Pano Logic's minimalist business networking solution
By Paul Ridden
May 24, 2010
Instead of looking to upgrade a network of computers with the familiar PC-server setup, Pano Logic offers a solution where users still benefit from a Windows-like experience but the desktop PC is gone. The PC is replaced by the Pano Device, a small silver or black box which connects to a virtual computer hosted at a data center. It's said to require little or no maintenance thanks to there being "no processor, no operating system, no memory, no drivers, no software and no moving parts."
For some time now, computer deployment across business estates has seen servers communicating with user machines that, to varying degrees, rely on some processing power being available at the user end. Desktop virtualization negates the need for processing power at the user's desk and, in the case of Pano's zero client model, replaces such things with an attractive 2 x 3.50 x 3.50 inch black or silver box.
Pano Logic claims that its zero client model could reduce the total cost of computing ownership for businesses by up to 80 percent and makes IT administration a relatively simple affair by having everything controlled through one console. At the user end, it's business as usual. Not too dissimilar to the dumb terminals of old, the Pano Device provides a hardware bridge for sending and receiving data to and from input/output peripherals (such as mouse, keyboard and monitor) and a virtual machine at the data center.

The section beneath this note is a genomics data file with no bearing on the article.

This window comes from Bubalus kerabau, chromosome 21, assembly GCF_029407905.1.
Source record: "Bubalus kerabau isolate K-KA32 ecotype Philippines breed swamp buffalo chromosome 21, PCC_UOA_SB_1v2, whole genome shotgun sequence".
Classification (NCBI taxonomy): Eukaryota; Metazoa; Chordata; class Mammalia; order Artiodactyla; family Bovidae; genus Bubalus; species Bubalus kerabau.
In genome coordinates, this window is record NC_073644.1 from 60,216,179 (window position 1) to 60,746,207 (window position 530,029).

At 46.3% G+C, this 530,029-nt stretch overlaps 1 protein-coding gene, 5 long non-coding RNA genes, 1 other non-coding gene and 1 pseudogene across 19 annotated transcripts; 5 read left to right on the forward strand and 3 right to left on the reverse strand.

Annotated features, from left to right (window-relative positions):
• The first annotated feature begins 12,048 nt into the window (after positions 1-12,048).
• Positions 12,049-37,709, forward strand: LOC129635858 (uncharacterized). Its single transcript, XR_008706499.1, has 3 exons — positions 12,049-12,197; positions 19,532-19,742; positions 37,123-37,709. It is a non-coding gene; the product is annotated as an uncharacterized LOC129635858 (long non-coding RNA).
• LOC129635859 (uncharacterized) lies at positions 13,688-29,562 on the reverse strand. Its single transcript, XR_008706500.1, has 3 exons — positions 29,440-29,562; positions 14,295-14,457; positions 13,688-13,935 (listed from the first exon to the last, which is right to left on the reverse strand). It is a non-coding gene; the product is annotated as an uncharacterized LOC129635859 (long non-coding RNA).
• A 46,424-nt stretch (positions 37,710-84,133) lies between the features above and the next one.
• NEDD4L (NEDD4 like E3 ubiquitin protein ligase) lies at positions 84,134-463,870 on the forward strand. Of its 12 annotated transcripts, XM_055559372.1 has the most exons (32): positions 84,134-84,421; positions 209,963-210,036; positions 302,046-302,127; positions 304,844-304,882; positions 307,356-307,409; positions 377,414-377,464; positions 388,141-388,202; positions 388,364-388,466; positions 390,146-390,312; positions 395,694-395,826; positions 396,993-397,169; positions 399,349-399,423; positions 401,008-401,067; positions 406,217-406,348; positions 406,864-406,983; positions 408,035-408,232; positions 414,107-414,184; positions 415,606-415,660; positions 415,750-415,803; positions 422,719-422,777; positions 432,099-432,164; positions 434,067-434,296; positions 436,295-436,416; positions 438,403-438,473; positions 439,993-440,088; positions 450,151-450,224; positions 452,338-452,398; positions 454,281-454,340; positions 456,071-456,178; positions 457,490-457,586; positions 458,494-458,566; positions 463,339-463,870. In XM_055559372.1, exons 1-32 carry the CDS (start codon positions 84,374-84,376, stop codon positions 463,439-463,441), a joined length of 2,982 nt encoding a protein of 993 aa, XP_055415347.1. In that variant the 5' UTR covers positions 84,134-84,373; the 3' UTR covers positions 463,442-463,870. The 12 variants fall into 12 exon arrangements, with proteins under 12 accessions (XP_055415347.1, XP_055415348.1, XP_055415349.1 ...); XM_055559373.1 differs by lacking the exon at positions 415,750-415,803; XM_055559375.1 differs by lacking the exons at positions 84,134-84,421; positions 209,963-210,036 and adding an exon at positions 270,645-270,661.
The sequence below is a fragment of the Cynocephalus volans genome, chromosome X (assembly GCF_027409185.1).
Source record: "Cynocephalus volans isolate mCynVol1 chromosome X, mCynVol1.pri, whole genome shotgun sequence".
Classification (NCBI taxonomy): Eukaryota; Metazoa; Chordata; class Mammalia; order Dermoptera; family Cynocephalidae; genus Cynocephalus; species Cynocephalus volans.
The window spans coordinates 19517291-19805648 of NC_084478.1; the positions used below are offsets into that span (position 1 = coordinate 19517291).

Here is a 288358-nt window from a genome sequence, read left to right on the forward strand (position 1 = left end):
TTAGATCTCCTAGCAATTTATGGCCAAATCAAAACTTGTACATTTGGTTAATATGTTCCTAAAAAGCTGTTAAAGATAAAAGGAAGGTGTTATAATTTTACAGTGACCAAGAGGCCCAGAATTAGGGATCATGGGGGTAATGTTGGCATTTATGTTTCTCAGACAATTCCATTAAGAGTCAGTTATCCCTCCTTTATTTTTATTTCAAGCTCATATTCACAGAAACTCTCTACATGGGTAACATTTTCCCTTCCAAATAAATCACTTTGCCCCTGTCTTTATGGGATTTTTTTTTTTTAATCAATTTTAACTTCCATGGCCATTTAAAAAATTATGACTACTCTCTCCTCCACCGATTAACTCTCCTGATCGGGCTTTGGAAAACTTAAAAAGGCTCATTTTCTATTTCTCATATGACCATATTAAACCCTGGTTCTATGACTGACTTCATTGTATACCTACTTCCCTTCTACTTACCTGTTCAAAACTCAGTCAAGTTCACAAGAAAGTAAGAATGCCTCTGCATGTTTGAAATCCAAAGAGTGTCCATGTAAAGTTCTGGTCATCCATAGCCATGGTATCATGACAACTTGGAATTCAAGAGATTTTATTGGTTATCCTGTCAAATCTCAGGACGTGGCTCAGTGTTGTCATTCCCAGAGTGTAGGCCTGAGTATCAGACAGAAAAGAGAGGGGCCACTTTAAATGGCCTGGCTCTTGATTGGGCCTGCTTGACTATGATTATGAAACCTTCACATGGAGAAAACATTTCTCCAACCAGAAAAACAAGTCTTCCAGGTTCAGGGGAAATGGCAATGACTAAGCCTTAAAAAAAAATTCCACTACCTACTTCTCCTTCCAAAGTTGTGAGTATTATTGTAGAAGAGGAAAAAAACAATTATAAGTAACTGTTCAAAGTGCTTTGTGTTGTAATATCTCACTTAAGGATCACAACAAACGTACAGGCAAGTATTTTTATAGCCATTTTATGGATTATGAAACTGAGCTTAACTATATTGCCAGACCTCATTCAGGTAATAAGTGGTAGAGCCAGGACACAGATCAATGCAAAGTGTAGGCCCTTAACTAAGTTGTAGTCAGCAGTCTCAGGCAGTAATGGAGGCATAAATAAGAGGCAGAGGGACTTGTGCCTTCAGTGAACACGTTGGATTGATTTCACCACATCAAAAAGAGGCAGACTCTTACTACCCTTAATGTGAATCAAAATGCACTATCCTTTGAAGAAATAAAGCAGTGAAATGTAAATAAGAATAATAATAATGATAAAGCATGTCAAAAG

The Device has a VGA-type video output, three USB 2.0 ports and a fast Ethernet port to the rear. There's audio in and out and an input for an auto-sensing 100-240 VAC, 50/60 Hz power adapter. And apart from a power-on button to the top right, that's it. An end users requiring an optical drive would need to use an external unit via one of the USB ports. All the software available to the user is generated from a virtual desktop on the server(s) at the data center.
Communication between input/output devices or optical drives and the Windows drivers at the data center is taken care of by Pano Direct Service software, which doesn't alter drivers in any way, it just links everything together. The Pano Manager gives administrators control over the entire virtual desktop estate through a web-based network management interface, reducing the need for software-related IT callouts and potentially "cutting break-fix cycles from days down to minutes."
Pano Logic is hoping that businesses currently looking to upgrade to a Windows 7 infrastructure will ditch familiar and costly thin client models for its zero client solution.